Jim Harbaugh Doesn't Need The Media, The Media Needs Jim Harbaugh

Jim Harbaugh Doesn't Need The Media, The Media Needs Jim Harbaugh


Jim Harbaugh Doesn't Need The Media, The Media Needs Jim Harbaugh


Jim Harbaugh walked out of an interview. CBS Sports’ Jim Rome laid into him on radio for it, asserting he is as miserable as he was in San Francisco and suggesting his honeymoon probably wouldn’t last in Ann Arbor.

“If anybody thought this was going to be a kinder, gentler Harbaugh since he went home to Ann Arbor to rescue the football program, make no mistake, it’s the same exact guy,” Rome said. “Nothing’s changed. Same guy. Same insanely intense dude that got run from Frisco, because he was miserable. He runs way too hot and he was wearing people out. Don’t get it twisted now. Great coach. Unbelievable coach. I’m sure he’ll do a great job there. But when you have a coach who wins as he wins and nobody is ever sorry to see him leave, that tells you a little something about that guy.”

We’d imagine Stanford fans were happy with the foundation Harbaugh left and 49ers fans were more than a bit sorry the team dumped him to promote Jim Tomsula, but that’s a digression.
Someone alerted Harbaugh about this. He came back firing at Rome early on a Wednesday morning. He went there.

Harbaugh is, indeed, miserable with the media. Media members found him among the worst coaches to work with, along with Nick Saban, James Franklin, and Bobby Petrino. It’s unfortunate. It also doesn’t matter, at all.

Paul Finebaum termed Harbaugh the “Donald Trump” of College Football for the way he has dominated the news cycle. But, here’s the thing, Trump has to give interviews to get attention. Harbaugh doesn’t. He has resurrected Michigan’s football brand with “enthusiasm unknown to mankind” and a Twitter account.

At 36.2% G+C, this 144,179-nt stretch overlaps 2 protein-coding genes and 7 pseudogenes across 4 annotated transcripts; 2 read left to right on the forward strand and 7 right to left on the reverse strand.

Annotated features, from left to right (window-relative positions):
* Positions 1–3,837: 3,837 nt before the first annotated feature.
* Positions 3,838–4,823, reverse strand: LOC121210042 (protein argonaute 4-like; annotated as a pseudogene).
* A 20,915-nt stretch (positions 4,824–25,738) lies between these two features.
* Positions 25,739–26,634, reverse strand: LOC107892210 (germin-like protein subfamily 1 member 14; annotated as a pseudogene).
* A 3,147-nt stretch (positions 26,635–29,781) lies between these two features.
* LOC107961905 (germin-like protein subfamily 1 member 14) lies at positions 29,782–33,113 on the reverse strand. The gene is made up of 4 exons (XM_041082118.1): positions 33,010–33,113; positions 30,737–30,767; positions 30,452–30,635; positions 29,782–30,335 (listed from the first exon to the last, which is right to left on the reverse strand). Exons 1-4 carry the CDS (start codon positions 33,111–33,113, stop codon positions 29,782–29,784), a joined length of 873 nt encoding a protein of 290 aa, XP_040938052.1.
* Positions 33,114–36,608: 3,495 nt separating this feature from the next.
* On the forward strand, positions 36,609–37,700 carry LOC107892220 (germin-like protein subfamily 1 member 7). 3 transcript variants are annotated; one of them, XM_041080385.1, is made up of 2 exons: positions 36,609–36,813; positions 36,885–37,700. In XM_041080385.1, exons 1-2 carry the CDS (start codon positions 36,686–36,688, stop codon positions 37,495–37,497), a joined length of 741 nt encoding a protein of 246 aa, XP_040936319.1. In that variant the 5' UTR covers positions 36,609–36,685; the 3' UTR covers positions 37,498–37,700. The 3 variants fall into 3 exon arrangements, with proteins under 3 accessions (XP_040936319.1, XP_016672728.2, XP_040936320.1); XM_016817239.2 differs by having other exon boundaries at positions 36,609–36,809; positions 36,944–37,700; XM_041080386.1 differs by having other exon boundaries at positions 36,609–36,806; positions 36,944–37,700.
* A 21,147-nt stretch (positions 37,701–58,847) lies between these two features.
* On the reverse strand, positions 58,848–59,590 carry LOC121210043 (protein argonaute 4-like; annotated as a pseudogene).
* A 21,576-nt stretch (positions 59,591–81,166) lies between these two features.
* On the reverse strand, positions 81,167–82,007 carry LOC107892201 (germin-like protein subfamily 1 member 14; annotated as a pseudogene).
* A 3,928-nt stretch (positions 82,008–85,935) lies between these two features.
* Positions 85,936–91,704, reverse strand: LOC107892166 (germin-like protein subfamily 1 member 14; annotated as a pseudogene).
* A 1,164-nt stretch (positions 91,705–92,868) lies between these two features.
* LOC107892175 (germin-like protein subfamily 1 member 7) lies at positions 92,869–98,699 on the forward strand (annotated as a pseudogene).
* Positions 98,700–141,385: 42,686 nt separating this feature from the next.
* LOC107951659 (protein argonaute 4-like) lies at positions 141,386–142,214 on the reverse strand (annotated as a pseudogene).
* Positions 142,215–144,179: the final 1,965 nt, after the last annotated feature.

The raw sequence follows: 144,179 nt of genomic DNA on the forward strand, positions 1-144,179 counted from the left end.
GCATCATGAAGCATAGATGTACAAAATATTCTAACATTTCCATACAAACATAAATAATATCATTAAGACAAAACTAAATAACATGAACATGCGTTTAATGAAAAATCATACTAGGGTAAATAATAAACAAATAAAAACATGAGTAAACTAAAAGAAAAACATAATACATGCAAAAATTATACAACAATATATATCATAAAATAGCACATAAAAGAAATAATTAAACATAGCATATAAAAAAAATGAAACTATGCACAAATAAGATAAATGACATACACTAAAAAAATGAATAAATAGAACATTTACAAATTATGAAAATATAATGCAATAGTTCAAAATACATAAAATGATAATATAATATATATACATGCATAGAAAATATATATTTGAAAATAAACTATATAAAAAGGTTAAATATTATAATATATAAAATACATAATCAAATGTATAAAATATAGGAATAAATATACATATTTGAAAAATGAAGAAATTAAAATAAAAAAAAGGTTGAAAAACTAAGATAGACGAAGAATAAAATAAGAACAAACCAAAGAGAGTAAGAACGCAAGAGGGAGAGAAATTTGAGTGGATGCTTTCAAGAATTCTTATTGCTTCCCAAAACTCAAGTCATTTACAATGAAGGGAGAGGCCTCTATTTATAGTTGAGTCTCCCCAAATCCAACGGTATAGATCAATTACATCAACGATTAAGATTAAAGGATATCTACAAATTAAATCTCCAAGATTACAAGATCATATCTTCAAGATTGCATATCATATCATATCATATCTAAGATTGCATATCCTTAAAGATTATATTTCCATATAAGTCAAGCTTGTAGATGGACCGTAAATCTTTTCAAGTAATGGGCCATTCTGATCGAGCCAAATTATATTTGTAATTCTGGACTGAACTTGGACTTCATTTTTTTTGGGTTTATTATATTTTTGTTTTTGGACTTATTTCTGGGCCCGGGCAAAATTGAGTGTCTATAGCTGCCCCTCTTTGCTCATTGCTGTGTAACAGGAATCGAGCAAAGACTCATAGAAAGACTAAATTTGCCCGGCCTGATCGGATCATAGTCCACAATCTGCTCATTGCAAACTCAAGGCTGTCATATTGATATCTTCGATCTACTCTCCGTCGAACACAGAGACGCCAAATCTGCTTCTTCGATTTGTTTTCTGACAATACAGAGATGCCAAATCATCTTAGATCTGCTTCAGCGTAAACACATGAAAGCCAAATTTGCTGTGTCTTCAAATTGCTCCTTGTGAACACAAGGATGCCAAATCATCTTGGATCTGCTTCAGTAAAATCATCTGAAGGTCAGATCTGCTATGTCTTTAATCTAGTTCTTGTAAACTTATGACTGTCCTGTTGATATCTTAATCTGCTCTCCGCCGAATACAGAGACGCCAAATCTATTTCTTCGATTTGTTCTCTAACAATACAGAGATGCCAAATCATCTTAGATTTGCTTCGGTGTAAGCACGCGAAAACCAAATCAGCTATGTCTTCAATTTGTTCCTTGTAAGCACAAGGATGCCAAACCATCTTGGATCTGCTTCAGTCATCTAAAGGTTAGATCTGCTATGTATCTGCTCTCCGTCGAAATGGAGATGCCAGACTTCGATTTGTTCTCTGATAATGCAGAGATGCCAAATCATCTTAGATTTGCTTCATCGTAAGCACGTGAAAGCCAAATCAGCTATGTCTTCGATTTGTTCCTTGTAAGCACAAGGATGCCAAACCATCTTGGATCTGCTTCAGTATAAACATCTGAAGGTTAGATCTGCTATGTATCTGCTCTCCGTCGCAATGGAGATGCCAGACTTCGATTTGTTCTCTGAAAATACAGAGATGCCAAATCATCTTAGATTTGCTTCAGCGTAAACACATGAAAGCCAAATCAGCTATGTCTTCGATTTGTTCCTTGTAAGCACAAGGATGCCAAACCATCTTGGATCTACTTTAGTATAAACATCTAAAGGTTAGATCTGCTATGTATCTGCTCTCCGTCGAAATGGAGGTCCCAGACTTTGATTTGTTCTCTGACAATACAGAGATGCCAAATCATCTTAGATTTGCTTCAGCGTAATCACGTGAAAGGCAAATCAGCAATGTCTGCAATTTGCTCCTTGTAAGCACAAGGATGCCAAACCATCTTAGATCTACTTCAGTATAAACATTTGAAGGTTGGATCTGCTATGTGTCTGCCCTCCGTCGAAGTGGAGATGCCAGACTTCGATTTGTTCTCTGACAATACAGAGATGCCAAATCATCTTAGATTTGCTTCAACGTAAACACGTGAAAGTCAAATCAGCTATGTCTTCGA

Harbaugh has spent two years playing the pied piper and dropping the occasional crumb on social media. Every media member is talking about him. Every major college football coach is answering questions about him. He’s been forced to reveal nothing. He doesn’t demand media members go along with it. He knows they will.

Everyone is talking about Michigan. Harbaugh has kept everyone’s attention deflected away from Michigan’s quarterback battle, from Jabrill Peppers being poised for a breakout year, and from Rashan Gary arriving on campus as the No. 1 overall recruit.

Harbaugh has been “handling” the media, masterfully, since he arrived in Ann Arbor. The implication is that “the media” are going to turn on Harbaugh and somehow this fact will have some grave karmic implications for him. Spoiler: it won’t.

Harbaugh making Michigan great again is tremendous for college football. The boring, irrelevant Big Ten tripled its first-tier rights revenue. Michigan went from sad, outmoded wreck to Jordan brand spearhead. He has been phenomenal for national media, who need college football to be interesting and competitive. He has been phenomenal for local media, who thrive when people are excited about Michigan football.

Jim Harbaugh does not need the media. The media needs him. He has known it all along. Like Nick Saban or Bill Belichick, Harbaugh doesn’t bother with pretenses. Like Alabama or New England fans, Michigan fans do not care.


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